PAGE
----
Philip Wylie's writing career spanned half a century, with his best-known books (he is as well known for his non-fiction as for his fiction) appearing in the thirties, forties, and fifties. His science fiction was aimed as much at mainstream audiences -- where it exerted a lasting influence -- as at science-fiction audiences. Wylie's novels tended to come with a fairly large pot of message stirred in. A problem with this is that the same message about the status of women, for example, or about atomic warfare might seem controversial in the fifties, old hat in the sixties and seventies, and slightly regressive in the eighties and nineties. His books include
The Disappearance (***). One day all the women in the world vanish, simultaneously. One day all the men in the world vanish, simultaneously. This novel follows the parallel stories of these two worlds. The men's world retains a functioning economy, but loses heart and disintegrates socially. In the women's world (1950) there aren't enough skilled peopleto keep the wheels turning.
Gladiator (**) is generally acknowledged to be one of the main inspirations for Superman -- not the later Superman who could fly faster than light and toss worlds out of his way, but the early Superman who could leap tall buildings and bend steel with his bare hands. The hero of this book is also more power than a locomotive and able to sneer at bullets, but he never finds much of a use for the ability. (There aren't many obvioususes for it in every-day life, and the notion of putting on long underwear and seeking out super-criminals doesn't seem to have occurred to him.)
Tomorrow (**+) is Wylie's story of two neighboring cities during a brief nuclear war. (If this sounds vaguely like a modern telefilm, I doubt that that's coincidental.) On the surface, it's an argument for civil defense: One of the cities is prepared and one is not, and the former fares better. Faring better, however, means that a little under a hundred-thousand lives are lost there, as opposed to a little over a hundred-thousand across the way. Wylie's main purpose was to paint a vivid picture of what nuclear warfare would entail. (It's easier to paint such a picture when you're thinking in terms of kilotons, rather than megatons. In the latter case, it makes more sense to describe the aftermath -- from the perspective of people who were nowhere near -- than the actual attack.)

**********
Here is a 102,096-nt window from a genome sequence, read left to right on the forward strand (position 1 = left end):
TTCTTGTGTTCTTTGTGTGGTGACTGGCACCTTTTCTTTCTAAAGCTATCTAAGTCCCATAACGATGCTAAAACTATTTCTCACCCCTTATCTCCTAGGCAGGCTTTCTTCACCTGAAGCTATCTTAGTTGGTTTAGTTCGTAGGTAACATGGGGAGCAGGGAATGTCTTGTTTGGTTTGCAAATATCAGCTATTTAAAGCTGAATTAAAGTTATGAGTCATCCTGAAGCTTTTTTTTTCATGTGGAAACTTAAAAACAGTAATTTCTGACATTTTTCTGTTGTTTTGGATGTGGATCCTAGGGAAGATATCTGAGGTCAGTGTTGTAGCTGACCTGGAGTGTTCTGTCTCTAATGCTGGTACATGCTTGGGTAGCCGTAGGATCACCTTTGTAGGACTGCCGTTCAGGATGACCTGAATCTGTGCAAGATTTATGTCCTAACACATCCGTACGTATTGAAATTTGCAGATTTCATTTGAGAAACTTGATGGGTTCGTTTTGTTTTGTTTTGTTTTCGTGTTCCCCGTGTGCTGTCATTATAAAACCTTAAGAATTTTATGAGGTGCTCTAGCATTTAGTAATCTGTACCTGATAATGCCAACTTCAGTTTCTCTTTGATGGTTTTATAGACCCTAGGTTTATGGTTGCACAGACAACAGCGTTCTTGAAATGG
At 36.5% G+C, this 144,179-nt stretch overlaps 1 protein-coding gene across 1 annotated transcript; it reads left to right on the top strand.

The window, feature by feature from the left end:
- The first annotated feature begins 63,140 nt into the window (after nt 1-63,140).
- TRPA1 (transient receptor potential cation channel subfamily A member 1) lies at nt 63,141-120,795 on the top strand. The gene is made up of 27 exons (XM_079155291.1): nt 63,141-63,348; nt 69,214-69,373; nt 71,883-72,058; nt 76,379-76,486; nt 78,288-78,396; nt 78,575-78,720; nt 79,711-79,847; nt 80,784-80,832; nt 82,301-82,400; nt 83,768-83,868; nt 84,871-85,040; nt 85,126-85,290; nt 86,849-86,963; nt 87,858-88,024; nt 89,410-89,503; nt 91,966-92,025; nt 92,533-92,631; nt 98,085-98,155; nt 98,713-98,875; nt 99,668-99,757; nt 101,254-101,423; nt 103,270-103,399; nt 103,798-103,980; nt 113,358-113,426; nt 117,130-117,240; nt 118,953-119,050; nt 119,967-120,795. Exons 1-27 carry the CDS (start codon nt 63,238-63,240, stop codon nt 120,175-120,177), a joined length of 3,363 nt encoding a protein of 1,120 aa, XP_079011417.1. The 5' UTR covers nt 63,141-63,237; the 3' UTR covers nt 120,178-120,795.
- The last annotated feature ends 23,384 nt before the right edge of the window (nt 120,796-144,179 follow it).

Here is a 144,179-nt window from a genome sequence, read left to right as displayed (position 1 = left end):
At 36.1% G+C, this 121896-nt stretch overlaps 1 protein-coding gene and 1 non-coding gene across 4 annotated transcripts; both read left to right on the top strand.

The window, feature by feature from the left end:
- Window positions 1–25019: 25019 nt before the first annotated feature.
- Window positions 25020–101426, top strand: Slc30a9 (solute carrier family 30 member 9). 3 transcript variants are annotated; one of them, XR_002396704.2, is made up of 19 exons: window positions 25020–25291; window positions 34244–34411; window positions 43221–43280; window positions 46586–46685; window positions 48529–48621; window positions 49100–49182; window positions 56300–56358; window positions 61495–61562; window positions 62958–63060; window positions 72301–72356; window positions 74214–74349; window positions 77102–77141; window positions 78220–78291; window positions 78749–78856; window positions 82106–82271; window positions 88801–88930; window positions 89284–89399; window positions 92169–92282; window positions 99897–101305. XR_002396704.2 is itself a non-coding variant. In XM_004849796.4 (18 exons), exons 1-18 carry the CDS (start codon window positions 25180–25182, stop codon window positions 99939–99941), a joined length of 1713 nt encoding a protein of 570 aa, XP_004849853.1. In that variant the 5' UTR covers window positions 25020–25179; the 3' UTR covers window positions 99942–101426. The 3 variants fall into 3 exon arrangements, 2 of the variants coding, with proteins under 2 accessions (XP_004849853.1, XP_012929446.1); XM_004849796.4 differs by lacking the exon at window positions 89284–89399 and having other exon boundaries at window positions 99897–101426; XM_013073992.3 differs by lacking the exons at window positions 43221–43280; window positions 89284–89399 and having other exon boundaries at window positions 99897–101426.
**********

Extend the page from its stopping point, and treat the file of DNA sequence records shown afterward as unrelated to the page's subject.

When Worlds Collide (***), coauthored by Philip Wylie and Edwin Balmer, is the closest Wylie comes to 'standard' science fiction. Astronomers discover a rogue planet entering the solar system, and calculate that it will collide with the Earth. They also discover (though this remains a better-kept secret) that the rogue planet has an Earthlike companion which may survive and adopt a survivable orbit, and to which a few may escape. The book bears some of the stigmata of pre-golden-age science fiction, such as the tendency to equate Science with wisdom. Unlike most of its contemporaries, though, it focuses on people, in this case on how they react to an astronomical death sentence. The book spawned a competent sequel, "After Worlds Collide" (**-), and a disappointing movie.
Dani Zweig firstname.lastname@example.org
Should 'anal retentive' have a hyphen?
-- unidentified passing t-shirt